Op-Ed

Farmers challenge water myths: good stewards, aid environment

We all know the old saw: “A lie repeated often enough becomes the truth.”

There are some misstatements of fact about our family farmers and water issues circulating over and over. We’d like to set the record straight before real damage is done.

Dairy farmers and shellfish bed closures — times have changed.

Media reports and the lawyers who generate them have loudly claimed that the closure of the Portage Bay shellfish beds is because of pollution from dairy farms. Sadly, that was largely true 20 years ago, but not today. Today your dairy farmers manage their organic fertilizer called manure with exceptional care. Strict regulations and enforcement help ensure that, but so does the stewardship ethic that has led many of our farmers to go beyond the regulations to help minimize runoff, overapplication of nutrients and leakage from dairy lagoons. Today’s bacteria problems causing the tragic closure of these shellfish beds come primarily from urban stormwater runoff, residential septic systems, wildfowl increases and contaminated water flowing across the border from Canada. The science, studies and news reports that back these claims can be found on our website at whatcomfamilyfarmers.org.

Farmers don’t steal water or operate illegally in using water to irrigate.

Some state as a fact that 70 percent of farmer water use is “illegal” or unpermitted and that a number of farmers are stealing water from the streams and Nooksack. It just isn’t so. We investigated the claims of water theft and found them without merit. As the lead hydrologist for this region said recently in a meeting, “Immoral or illegal use of water by local farmers is very rare if it happens at all.” So why does this keep coming up? Legal water rights in this state are a mess, and have been for a long time. This not only applies to farmers but anyone who needs a permit to use water. Because of the tangled mess, for nearly 30 years the Department of Ecology has been saying to those who apply for legal rights, “go ahead and submit your application, use the water as if you have the right and we will get the rules figured out.” It is like going to get your driver’s license and the license department says, “We are really backed up right now, but go ahead and drive and we’ll get around to getting you a license.” So you drive, asking all the time, “Ready to issue licenses yet?” Then come those loud voices who claim “70 percent of farm water use is illegal!” Those still waiting for a permit number far less than the 70 percent claimed. Farmers are not stealing water, but working cooperatively with the department to ensure they are following the directions and rules, even in this difficult summer of heat and drought when following those rules and directives damaged the crops and incomes of many of our farmers.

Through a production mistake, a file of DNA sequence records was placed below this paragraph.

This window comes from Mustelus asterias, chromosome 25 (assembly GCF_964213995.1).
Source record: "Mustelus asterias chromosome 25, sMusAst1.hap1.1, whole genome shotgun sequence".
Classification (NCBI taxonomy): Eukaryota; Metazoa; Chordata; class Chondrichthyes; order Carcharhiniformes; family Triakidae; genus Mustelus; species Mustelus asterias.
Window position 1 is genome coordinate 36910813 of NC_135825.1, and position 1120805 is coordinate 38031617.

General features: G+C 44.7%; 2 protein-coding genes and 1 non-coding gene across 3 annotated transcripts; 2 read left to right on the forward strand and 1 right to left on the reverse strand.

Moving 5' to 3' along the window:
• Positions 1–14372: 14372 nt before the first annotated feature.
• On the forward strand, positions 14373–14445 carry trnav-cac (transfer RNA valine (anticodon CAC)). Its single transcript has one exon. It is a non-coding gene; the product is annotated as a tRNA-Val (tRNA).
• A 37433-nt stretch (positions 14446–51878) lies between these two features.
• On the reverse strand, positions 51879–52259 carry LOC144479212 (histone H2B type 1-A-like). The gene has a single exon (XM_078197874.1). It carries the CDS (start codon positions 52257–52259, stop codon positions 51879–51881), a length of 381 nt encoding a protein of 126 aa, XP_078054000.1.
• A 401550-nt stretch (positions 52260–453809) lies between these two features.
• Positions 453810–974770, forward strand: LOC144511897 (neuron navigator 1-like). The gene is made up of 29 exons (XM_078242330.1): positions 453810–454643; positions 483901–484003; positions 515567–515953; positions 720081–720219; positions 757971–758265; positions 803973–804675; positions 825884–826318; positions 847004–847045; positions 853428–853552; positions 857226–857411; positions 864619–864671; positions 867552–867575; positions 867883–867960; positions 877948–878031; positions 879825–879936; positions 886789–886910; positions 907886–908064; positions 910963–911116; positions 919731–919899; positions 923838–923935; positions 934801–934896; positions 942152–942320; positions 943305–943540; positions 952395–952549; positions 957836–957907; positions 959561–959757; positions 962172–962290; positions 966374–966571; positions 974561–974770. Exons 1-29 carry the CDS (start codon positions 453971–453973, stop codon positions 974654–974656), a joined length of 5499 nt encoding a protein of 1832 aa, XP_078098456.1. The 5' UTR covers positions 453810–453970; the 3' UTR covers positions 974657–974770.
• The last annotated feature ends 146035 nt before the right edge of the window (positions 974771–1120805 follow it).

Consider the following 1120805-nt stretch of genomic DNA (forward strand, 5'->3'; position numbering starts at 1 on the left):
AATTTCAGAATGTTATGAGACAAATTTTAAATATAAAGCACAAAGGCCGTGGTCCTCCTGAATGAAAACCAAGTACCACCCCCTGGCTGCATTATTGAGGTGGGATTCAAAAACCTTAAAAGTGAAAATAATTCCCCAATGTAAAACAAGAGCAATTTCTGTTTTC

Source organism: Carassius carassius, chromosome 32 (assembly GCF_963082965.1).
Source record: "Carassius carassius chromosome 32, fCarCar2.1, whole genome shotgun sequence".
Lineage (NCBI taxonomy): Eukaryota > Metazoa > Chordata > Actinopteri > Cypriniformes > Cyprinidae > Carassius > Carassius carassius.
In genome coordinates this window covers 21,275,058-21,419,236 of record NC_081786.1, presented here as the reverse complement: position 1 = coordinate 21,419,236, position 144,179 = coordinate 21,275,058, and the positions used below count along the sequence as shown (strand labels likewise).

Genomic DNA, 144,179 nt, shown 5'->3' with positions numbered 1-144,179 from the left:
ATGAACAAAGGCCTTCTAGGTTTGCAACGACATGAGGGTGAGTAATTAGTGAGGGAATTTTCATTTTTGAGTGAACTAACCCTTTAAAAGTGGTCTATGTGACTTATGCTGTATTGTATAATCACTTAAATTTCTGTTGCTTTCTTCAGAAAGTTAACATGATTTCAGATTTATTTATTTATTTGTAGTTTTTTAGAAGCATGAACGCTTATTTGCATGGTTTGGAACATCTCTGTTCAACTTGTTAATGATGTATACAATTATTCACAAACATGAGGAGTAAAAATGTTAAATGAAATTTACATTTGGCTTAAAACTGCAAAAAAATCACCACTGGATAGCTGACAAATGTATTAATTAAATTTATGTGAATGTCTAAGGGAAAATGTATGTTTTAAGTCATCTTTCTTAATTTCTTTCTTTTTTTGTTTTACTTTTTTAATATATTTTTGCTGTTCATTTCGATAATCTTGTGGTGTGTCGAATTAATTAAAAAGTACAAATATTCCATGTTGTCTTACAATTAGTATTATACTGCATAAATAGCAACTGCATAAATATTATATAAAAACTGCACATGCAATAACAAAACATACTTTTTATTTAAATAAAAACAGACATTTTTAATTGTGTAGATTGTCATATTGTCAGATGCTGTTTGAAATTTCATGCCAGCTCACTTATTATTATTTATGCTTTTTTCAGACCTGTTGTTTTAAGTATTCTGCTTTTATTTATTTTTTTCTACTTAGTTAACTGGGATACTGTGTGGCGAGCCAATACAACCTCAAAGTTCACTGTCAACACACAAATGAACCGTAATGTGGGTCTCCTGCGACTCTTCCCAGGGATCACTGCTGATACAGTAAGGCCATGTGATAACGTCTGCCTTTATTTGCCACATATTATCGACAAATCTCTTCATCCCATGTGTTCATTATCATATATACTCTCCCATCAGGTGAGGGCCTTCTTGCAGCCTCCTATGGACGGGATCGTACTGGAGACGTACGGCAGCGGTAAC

Farming doesn’t hurt the environment, it is a critical part of environmental protection.

The biggest untruth is that farmers hurt the environment. This is promoted even by some higher ups in state government. Water pollution is coming more and more from non-farm sources. There is clear and compelling evidence that urban development, more residences in traditional farmland, and water flowing from Canada are our primary concerns. Yet, there are those who want to see farmers leave our community thinking that this will improve the environment. There are 100,000 acres of fields, meadows and cropland that serve our area as the best filter to clean our normally heavy rains. A recent story in the Seattle Times showing the deaths of coho salmon in streams is caused by road runoff and the best solution is to filter that runoff through soil — the very soil that the anti-farm voices want converted to concrete and cul-de-sacs. It doesn’t make sense and it certainly isn’t supported by science. More than filter water, that farmland serves as home to deer, raccoons, coyotes and ever increasing numbers of swans and geese. Farmers are also leaders in fish habitat restoration actively working to increase stream flow during the dry summer months and helping in planting over one million trees and restoring more than 160 miles of streamside habitat.

Your Whatcom County family farmers are stewards of the environment and, in addition to growing some of the best, highest quality berries, potatoes, dairy products and other produce in the world, are also responsible, concerned caretakers of your water and environment. We are committed to continuing to work to improve our water and protect our environment along with our cities, county, tribal governments and utilities district. Farmers compete against farmers in other states and other countries and simply can’t stay in business with the high costs of legal defense and massive new regulations that hurt rather than help. One farmer said recently that in no other time in our history of farming in this community have we faced such serious threats. Farmers know that without the active support of many in our community, we cannot win the battle and keep farming alive and healthy for the next generation.

ABOUT THE AUTHOR, SERIES

This is one of a continuing series of columns about the water problems and potential solutions in Whatcom County.

Rich Appel, chairman of the Media & Communications Committee of Whatcom Family Farmers, wrote this for the organization’s board of directors. For more information about the group online, go to whatcomfamilyfarmers.org.

We invite your participation in this community conversation. Send feedback to newsroom@bellinghamherald.com.

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